13.  The Consortium acts as a single customer with Ordnance Survey, which has:

    —  created many opportunities for the provision of enhanced public services;

    —  provided improved decision-making and analysis tools;

    —  enabled significant bottom line departmental cost savings; and

    —  resulted in an overall saving to the tax-payer.

  14.  Also, the Scottish Executive has negotiated its own consortium agreement for Scotland, which covers a further 16 bodies. In addition several other central government bodies have their own individual agreements with Ordnance Survey.


  15.  The current consortium agreement expires in March 2002.

  16.  At present about 40 central government bodies actively utilise Ordnance Survey data in their business operation returning £16 million through the various SLAs.

  17.  Ordnance Survey and Central Government are now working together to extend the principle of the successful Consortium to encompass all Central Government bodies in the Civil Service Year Book (CSYB) as a single "customer" for a single Global Fee. This would mean expanding from 40 users to potentially over 500.

  18.  This would allow Departments with an as yet emerging requirement to use Ordnance Survey mapping. The savings would be very significant not only in reduced overall cost, through efficiency savings from using and storing the information, but also in eliminated administrative time spent negotiating individual purchases and agreements. This proposal has been discussed with directors in Ordnance Survey, Office of the e-Envoy (OeE), the Department of Transport Local Government and the Regions (DTLR), Her Majesty's Land Registry (HMLR) and the Office for Government Commerce (OGC) who are very supportive of the concept.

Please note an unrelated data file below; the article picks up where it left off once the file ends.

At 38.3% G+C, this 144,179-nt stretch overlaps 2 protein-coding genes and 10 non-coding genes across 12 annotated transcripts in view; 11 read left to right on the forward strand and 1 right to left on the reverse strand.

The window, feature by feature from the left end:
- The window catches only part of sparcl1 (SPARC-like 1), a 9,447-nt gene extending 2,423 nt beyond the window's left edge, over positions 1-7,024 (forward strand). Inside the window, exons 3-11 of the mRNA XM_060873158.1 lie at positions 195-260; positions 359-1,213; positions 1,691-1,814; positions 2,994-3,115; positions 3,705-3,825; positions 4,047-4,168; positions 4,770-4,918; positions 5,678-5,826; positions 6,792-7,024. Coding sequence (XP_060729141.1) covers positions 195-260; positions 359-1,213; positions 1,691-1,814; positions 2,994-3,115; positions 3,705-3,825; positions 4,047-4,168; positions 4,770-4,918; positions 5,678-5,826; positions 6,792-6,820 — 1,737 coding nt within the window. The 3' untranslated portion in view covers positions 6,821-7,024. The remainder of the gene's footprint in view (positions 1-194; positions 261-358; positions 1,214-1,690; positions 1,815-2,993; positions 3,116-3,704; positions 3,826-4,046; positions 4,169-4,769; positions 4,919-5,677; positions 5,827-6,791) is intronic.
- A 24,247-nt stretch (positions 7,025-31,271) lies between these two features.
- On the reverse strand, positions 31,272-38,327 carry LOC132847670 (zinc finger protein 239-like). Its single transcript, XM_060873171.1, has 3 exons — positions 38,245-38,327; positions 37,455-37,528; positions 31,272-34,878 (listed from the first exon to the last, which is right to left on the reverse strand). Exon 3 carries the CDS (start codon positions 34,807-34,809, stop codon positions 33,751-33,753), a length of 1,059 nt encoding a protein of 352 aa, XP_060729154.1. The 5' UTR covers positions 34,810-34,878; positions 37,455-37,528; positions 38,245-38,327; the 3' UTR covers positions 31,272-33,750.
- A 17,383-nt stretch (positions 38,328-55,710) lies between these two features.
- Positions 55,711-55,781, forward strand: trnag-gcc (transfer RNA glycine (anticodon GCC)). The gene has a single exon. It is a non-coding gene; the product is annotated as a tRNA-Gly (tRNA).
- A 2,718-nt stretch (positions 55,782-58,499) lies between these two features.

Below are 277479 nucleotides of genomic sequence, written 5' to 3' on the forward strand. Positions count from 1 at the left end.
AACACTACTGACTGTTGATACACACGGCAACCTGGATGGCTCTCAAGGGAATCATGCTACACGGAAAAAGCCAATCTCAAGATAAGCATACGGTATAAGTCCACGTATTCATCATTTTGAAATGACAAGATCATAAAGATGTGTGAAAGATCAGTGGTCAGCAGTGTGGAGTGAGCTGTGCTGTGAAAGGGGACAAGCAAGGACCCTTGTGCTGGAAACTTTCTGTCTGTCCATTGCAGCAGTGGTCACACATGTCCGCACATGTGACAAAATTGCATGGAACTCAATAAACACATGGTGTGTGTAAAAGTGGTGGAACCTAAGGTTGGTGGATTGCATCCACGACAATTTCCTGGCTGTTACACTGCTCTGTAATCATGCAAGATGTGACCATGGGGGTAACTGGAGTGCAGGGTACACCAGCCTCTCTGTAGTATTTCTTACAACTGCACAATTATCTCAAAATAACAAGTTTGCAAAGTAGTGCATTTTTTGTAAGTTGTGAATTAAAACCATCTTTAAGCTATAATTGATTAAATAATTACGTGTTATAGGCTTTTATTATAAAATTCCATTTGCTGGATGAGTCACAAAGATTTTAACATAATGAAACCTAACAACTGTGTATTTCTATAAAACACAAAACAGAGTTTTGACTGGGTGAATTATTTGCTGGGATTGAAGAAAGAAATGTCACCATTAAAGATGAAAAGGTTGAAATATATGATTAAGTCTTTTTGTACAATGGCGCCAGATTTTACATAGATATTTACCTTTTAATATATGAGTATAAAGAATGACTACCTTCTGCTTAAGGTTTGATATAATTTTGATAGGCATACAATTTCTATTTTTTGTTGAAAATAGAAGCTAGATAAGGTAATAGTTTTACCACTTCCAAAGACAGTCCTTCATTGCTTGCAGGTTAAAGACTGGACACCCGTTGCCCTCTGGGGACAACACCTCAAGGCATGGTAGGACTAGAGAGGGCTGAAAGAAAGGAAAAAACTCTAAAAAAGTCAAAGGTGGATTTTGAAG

19.  Unlike the current agreement where the cost to each user is based on usage (which involves monitoring costs), the new agreement will allow unlimited use. In addition users will be able to access all Ordnance Survey national data sets rather than negotiating separately which data they will use.

  20.  The cost of Ordnance Survey data remains an obstacle to a number of government bodies. Major bodies like the Home Office, Department of Health, and the Department for Work and Pensions do not have SLAs for their data, but would like to use it in the near future. The new agreement would facilitate the use of Ordnance Survey data by all these bodies.


  21.  DTLR is responsible for managing NIMSA. This purchases services from Ordnance Survey which it is agreed are in the national interest, and which would not be undertaken for commercial purposes. Payments totalling £14 million were made in 2000-01. These services mainly cover the frequency of updating of mapping in sparsely populated areas and the provision of emergency services. Examples of the need for these are transport accidents and the Foot and Mouth Disease outbreak. NIMSA purchases are governed by an agreement and monitored quarterly by a team led by DTLR.